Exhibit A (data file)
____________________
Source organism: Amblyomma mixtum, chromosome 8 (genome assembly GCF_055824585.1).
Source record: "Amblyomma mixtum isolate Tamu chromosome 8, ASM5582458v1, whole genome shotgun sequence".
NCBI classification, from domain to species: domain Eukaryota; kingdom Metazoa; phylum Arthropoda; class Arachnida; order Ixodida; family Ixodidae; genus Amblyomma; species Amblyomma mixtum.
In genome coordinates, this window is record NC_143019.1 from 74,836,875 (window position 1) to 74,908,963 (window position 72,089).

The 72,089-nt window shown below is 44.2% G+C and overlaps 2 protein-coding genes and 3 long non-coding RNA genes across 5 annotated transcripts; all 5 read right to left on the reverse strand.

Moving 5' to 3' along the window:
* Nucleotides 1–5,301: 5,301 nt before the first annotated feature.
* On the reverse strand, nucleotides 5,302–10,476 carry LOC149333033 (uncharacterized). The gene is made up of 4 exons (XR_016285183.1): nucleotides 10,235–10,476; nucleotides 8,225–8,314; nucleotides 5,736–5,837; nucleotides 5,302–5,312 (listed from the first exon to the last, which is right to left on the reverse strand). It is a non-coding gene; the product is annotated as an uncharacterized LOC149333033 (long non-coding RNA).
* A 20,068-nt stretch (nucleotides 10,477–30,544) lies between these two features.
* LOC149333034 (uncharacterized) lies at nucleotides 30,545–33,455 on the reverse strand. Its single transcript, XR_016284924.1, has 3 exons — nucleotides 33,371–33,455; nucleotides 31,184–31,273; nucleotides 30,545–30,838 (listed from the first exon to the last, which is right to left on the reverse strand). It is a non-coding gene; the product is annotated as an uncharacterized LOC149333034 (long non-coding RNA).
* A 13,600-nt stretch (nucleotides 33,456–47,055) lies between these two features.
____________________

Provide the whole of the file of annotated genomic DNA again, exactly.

Source organism: Amblyomma mixtum, chromosome 8 (genome assembly GCF_055824585.1).
Source record: "Amblyomma mixtum isolate Tamu chromosome 8, ASM5582458v1, whole genome shotgun sequence".
NCBI classification, from domain to species: domain Eukaryota; kingdom Metazoa; phylum Arthropoda; class Arachnida; order Ixodida; family Ixodidae; genus Amblyomma; species Amblyomma mixtum.
In genome coordinates, this window is record NC_143019.1 from 74,836,875 (window position 1) to 74,908,963 (window position 72,089).

The 72,089-nt window shown below is 44.2% G+C and overlaps 2 protein-coding genes and 3 long non-coding RNA genes across 5 annotated transcripts; all 5 read right to left on the reverse strand.

Moving 5' to 3' along the window:
* Nucleotides 1–5,301: 5,301 nt before the first annotated feature.
* On the reverse strand, nucleotides 5,302–10,476 carry LOC149333033 (uncharacterized). The gene is made up of 4 exons (XR_016285183.1): nucleotides 10,235–10,476; nucleotides 8,225–8,314; nucleotides 5,736–5,837; nucleotides 5,302–5,312 (listed from the first exon to the last, which is right to left on the reverse strand). It is a non-coding gene; the product is annotated as an uncharacterized LOC149333033 (long non-coding RNA).
* A 20,068-nt stretch (nucleotides 10,477–30,544) lies between these two features.
* LOC149333034 (uncharacterized) lies at nucleotides 30,545–33,455 on the reverse strand. Its single transcript, XR_016284924.1, has 3 exons — nucleotides 33,371–33,455; nucleotides 31,184–31,273; nucleotides 30,545–30,838 (listed from the first exon to the last, which is right to left on the reverse strand). It is a non-coding gene; the product is annotated as an uncharacterized LOC149333034 (long non-coding RNA).
* A 13,600-nt stretch (nucleotides 33,456–47,055) lies between these two features.